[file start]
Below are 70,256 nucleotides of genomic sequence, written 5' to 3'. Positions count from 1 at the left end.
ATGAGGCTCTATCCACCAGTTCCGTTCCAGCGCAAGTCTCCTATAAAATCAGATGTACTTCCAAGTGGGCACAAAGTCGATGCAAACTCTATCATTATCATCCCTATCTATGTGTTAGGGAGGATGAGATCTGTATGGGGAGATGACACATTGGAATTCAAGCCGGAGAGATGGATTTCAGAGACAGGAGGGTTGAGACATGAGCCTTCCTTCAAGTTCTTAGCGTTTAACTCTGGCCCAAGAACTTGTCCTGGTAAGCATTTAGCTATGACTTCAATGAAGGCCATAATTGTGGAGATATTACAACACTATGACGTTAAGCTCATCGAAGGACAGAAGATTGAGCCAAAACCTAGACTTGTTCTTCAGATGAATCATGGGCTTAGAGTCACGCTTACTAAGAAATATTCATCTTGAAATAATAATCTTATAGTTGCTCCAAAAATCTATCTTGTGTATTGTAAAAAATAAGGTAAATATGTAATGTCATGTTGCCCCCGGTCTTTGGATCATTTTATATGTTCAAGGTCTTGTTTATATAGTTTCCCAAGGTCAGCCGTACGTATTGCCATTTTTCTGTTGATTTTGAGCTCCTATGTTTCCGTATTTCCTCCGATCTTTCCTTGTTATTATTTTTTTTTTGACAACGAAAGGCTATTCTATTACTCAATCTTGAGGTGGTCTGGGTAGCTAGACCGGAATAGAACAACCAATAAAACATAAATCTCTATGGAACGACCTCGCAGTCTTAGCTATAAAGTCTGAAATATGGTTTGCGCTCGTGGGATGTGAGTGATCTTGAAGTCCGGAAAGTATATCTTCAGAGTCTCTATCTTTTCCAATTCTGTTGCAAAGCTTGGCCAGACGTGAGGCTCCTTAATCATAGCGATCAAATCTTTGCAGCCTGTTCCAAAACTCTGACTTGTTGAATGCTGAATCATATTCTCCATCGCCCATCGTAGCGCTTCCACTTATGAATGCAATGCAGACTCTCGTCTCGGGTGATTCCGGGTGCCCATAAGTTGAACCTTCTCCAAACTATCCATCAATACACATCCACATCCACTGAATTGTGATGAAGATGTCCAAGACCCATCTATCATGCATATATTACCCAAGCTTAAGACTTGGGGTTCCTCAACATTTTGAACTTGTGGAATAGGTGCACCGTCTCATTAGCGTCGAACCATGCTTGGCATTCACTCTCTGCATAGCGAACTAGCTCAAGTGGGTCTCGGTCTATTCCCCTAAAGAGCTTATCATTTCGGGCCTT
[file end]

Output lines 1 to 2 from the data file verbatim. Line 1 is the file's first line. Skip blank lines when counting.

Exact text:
Below are 70,256 nucleotides of genomic sequence, written 5' to 3'. Positions count from 1 at the left end.
ATGAGGCTCTATCCACCAGTTCCGTTCCAGCGCAAGTCTCCTATAAAATCAGATGTACTTCCAAGTGGGCACAAAGTCGATGCAAACTCTATCATTATCATCCCTATCTATGTGTTAGGGAGGATGAGATCTGTATGGGGAGATGACACATTGGAATTCAAGCCGGAGAGATGGATTTCAGAGACAGGAGGGTTGAGACATGAGCCTTCCTTCAAGTTCTTAGCGTTTAACTCTGGCCCAAGAACTTGTCCTGGTAAGCATTTAGCTATGACTTCAATGAAGGCCATAATTGTGGAGATATTACAACACTATGACGTTAAGCTCATCGAAGGACAGAAGATTGAGCCAAAACCTAGACTTGTTCTTCAGATGAATCATGGGCTTAGAGTCACGCTTACTAAGAAATATTCATCTTGAAATAATAATCTTATAGTTGCTCCAAAAATCTATCTTGTGTATTGTAAAAAATAAGGTAAATATGTAATGTCATGTTGCCCCCGGTCTTTGGATCATTTTATATGTTCAAGGTCTTGTTTATATAGTTTCCCAAGGTCAGCCGTACGTATTGCCATTTTTCTGTTGATTTTGAGCTCCTATGTTTCCGTATTTCCTCCGATCTTTCCTTGTTATTATTTTTTTTTTGACAACGAAAGGCTATTCTATTACTCAATCTTGAGGTGGTCTGGGTAGCTAGACCGGAATAGAACAACCAATAAAACATAAATCTCTATGGAACGACCTCGCAGTCTTAGCTATAAAGTCTGAAATATGGTTTGCGCTCGTGGGATGTGAGTGATCTTGAAGTCCGGAAAGTATATCTTCAGAGTCTCTATCTTTTCCAATTCTGTTGCAAAGCTTGGCCAGACGTGAGGCTCCTTAATCATAGCGATCAAATCTTTGCAGCCTGTTCCAAAACTCTGACTTGTTGAATGCTGAATCATATTCTCCATCGCCCATCGTAGCGCTTCCACTTATGAATGCAATGCAGACTCTCGTCTCGGGTGATTCCGGGTGCCCATAAGTTGAACCTTCTCCAAACTATCCATCAATACACATCCACATCCACTGAATTGTGATGAAGATGTCCAAGACCCATCTATCATGCATATATTACCCAAGCTTAAGACTTGGGGTTCCTCAACATTTTGAACTTGTGGAATAGGTGCACCGTCTCATTAGCGTCGAACCATGCTTGGCATTCACTCTCTGCATAGCGAACTAGCTCAAGTGGGTCTCGGTCTATTCCCCTAAAGAGCTTATCATTTCGGGCCTT